Shoshone National Forest Asks for Safe July 4th Recreation

Shoshone National Forest and the US Forest Service Ask People to Recreate Responsibility this Fourth of July Holiday Weekend

Written by on June 29, 2022

With July 4th just around the corner, the Shoshone National Forest is sharing a “few reminders” to ensure folks have a safe and enjoyable holiday weekend.

Courtesy of Shoshone National Forest

Shoshone National Forest Supervisor Diane Taliaferro says, “On Monday, June 27th, our fire personnel responded to the report of an unattended campfire on Carter Mountain west of Cody,”

“Thankfully our crews were able to get to the fire in time to safely put it out; it is imperative that campfires are always fully extinguished prior to walking away,” Taliaferro adds. Currently, there are no fire restrictions on the Shoshone National Forest. Recent weeks of rainfall have helped keep fire warning levels in the range of low to moderate.

Folks can find more information about good campfire building and safety practices here at the Smokey Bear Campfire Safety website.

As a reminder, the Forest Service states, “fireworks are always illegal on all federally managed lands” and this includes Shoshone National Forest, a region that plays a crucial role in fire prevention. According to data provided by Shoshone National Forest, almost 90% of all wildfires on public lands are started by humans, and it is the responsibility of every forest visitor to recreate responsibly.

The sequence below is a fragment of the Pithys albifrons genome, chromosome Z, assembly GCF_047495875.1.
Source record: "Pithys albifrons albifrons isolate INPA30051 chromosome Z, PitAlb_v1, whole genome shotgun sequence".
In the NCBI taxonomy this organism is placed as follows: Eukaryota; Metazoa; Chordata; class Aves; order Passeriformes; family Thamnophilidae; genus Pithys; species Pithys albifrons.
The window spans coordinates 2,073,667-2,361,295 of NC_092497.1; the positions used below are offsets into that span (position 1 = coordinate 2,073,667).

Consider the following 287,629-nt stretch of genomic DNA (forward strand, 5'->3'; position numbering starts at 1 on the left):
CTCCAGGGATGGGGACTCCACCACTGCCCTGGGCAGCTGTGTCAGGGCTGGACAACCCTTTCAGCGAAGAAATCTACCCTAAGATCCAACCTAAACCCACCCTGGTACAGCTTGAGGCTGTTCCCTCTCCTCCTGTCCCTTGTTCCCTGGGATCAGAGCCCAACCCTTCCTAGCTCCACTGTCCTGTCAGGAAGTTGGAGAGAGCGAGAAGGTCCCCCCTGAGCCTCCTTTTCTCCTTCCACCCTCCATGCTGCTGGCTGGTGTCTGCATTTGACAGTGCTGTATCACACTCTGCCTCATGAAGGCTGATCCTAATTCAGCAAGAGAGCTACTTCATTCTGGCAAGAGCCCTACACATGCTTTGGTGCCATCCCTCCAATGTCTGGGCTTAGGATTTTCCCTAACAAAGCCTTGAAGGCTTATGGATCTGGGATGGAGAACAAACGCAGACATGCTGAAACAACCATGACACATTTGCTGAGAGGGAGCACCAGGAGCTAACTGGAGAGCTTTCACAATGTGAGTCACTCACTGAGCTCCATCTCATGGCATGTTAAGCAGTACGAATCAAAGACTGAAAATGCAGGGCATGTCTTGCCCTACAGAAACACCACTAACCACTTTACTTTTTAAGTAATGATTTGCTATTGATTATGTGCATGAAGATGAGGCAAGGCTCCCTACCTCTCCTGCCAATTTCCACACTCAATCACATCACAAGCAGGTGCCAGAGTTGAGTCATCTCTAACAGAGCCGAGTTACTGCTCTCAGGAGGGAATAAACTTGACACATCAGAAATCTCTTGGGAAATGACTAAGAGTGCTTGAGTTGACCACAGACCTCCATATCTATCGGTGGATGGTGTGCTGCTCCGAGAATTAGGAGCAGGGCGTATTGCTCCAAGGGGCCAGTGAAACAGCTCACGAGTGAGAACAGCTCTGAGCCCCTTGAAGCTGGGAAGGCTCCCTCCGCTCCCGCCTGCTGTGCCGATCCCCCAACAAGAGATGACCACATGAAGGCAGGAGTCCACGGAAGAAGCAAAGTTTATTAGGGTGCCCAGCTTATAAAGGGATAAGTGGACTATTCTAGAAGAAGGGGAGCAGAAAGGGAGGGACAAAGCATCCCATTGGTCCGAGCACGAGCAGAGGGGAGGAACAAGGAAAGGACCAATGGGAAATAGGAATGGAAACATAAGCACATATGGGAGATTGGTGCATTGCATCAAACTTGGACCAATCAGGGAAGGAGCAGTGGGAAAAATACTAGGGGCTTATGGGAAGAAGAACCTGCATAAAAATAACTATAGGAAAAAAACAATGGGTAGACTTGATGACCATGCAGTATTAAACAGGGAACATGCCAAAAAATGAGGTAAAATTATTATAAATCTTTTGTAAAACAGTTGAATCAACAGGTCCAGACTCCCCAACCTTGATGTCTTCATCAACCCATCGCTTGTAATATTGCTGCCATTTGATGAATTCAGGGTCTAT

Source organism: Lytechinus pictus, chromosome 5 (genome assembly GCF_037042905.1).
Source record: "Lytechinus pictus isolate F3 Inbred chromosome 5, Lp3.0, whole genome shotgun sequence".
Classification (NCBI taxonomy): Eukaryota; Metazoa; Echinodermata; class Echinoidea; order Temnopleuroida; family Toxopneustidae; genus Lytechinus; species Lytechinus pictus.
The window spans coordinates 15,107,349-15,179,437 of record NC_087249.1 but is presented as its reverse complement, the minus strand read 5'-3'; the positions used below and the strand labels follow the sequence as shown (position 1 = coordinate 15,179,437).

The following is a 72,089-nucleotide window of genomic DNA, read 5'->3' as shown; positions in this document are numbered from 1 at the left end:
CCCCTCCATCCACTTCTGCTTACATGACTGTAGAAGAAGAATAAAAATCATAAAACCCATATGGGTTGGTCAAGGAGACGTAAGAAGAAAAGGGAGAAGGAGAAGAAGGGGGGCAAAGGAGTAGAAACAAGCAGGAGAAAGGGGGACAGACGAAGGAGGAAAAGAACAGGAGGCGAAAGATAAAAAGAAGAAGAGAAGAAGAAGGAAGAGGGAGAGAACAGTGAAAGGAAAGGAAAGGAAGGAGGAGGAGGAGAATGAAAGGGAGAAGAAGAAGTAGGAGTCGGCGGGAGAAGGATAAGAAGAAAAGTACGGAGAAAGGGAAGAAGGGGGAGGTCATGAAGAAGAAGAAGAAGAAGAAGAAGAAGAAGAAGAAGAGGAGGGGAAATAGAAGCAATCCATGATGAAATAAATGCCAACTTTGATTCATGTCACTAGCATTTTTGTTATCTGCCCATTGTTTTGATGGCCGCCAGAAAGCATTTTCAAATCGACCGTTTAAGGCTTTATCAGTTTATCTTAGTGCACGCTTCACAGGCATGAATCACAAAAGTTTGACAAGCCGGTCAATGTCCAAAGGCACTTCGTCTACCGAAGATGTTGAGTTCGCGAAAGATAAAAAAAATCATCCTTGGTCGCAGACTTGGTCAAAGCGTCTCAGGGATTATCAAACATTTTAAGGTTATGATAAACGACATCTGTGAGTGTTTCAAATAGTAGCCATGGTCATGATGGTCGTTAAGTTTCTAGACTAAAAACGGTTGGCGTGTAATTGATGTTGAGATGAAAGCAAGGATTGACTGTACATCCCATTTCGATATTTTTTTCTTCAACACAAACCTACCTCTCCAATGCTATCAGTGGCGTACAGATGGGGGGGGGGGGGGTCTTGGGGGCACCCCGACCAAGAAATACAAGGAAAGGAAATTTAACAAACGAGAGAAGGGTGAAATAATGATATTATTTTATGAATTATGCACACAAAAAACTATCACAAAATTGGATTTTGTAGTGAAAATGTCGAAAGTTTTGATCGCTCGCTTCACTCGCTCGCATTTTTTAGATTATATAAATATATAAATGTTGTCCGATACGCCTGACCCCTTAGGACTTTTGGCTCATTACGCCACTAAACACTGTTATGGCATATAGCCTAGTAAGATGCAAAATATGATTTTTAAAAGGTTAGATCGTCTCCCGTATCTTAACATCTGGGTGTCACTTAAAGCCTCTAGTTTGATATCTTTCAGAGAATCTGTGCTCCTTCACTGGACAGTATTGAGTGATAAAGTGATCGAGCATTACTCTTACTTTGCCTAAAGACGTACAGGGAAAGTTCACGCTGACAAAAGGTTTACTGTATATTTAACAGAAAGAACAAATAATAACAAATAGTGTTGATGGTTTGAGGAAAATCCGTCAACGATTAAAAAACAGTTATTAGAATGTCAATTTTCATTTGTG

Two roads and one campground on the northern portion of the Shoshone National Forest will remain closed due to the recent flooding that made national headlines and impacted communities all over Wyoming and Montana. Clarks Fork Canyon Road, Forest Service Road 119, the Morrison Jeep Trail, and Forest Service Road 120 will remain closed in addition to the closure of the Big Game Campground.

On the Wind River Ranger District, a portion of the Forest Service Road 515, Barbers Point Road, will stay closed to “mitigate resource damage” while the remaining snowmelt runs off, the Forest Service explains.

Another specific reminder, the Shoshone National Forest has a “forest-wide storage order” in place regarding food and other attractants. The purpose of this storage order is to lessen the potential for human-wildlife conflicts (for example, the recent grizzly attack in Park County).


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